Living in Bangkok has had its ups and downs, as does any change in lifestyle. Mostly it’s been a lot of ups and I’ve thoroughly enjoyed the ride. However, right now I’m experiencing a definite downside.
It’s the end of the school year (we run to the Northern Hemisphere calendar for those antipodeans), and as such it means that it is change-over time. It’s a time where most people are leaving, either home (especially those from Europe and America) on extended holidays in Summer with family and friends or on to new postings. For the expat community, especially those staying put, this is an unsettled time.
For the first time since moving here I’m truly experiencing this downside. I’m saying good-bye to what feels like a lot of my close friends. They are scattering around the globe, some to Oman, Hawaii, Bali, even Angola and then some returning home.
It’s a strange time for those leaving, it might be the second move, or some the fifth or sixth. I don’t suppose it changes too much, the mix of emotions, sad to leave, but excited to be on to the next adventure, there is a true sense of adventure amongst this community. It’s a busy time, packing down a life in one country and imagining and planning a life in the next, whilst knowing it’s also a temporary move (usually).
So, as a friend, I too have to have an optimistic view, I’m of course sad to see these friends leave, but excited to see them move on to the next thing. I understand the thrill of change, and looking forward to the unknown and what adventures lie ahead.
This is the first time through this downside of the expat life, and I won’t lie, it’s tough. These women are my friends, many of these ladies were some of my first contacts, they advised me where to buy furniture (apart from IKEA), where to pay my bills, where to take the kids to keep them busy. They became my life line to being connected here, my exercise buddies, coffee chatters, and many have explored the small corners of this crazy city with me. We have drank too much wine, danced all night to cheesy music, and mused over hangovers the next morning.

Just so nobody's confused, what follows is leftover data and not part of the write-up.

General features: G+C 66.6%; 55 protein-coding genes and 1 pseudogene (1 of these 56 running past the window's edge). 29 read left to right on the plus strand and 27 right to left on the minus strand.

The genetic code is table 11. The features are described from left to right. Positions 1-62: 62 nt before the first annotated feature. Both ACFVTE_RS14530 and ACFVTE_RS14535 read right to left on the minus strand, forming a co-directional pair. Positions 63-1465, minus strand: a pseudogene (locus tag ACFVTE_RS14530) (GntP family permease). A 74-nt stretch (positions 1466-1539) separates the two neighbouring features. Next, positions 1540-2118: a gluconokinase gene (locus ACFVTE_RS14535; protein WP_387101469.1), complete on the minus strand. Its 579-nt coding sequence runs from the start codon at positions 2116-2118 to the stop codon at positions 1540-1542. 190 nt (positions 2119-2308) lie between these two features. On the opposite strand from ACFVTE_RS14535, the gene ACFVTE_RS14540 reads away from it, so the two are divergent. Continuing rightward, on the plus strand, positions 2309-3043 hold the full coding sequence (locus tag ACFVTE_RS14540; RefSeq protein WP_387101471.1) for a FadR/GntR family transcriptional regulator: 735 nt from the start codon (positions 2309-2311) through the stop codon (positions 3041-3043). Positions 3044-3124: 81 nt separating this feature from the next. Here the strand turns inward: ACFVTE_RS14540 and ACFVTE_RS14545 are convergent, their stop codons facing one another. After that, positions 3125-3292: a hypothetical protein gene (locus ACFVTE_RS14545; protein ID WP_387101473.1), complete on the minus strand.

In the early days it felt like I was going through extensive speed dating as I was grilled on play dates, coffee mornings and school pickup. I understand now, that it’s a short cut to get a feel on people and understand who would be the best fit. As 90% of the expat women here do not work (apart from some volunteer) we have a lot of time and great friends is a good way to fill this time. Having someone to go to the gym with, walk with, do cooking classes with, explore or even have a glass of bubbles over a Friday playdate with is so important.
I’m watching my son going through the same. Towards the end of the school year he was anxious as discussions in class turned to who was staying at the school for the next year, and who was moving or where everyone was going for the school holiday. We’ve been lucky to have a great group of kids (and parents) so the change is unsettling. Especially as our son’s closest friend is moving schools, but thankfully not away from Bangkok, yet. It has dawned on him that he wouldn’t have known this group of children if we’d stayed in New Zealand and he loves his school. But my heart wrenches to think how he’ll be when we do finally say good-bye to close friends.
What I hope this doesn’t do is hold me back, make me pause before making new friends. Fear the wrench, rather than revel in the joy of new friendship. I hope for our children too, this teaches them to make friends, wherever they are, get close to people. Some will be friends for life, and some for a short time. The ones that matter will be the ones that make a positive impact on their lives.
So, it will be with tears I bid farewell to friends, knowing that for many it is unlikely we will cross paths again. However, I am thankful that we are doing this in 2017, with social media, such as it is. I am already connected with people my husband and I met on our travels 15 years ago through Africa and South America. I know that if they were ever to visit New Zealand (or wherever we may be) we’d happily welcome them into our home, and hope they feel the same. It is with these downsides, I guess, that the upsides feel all the more up!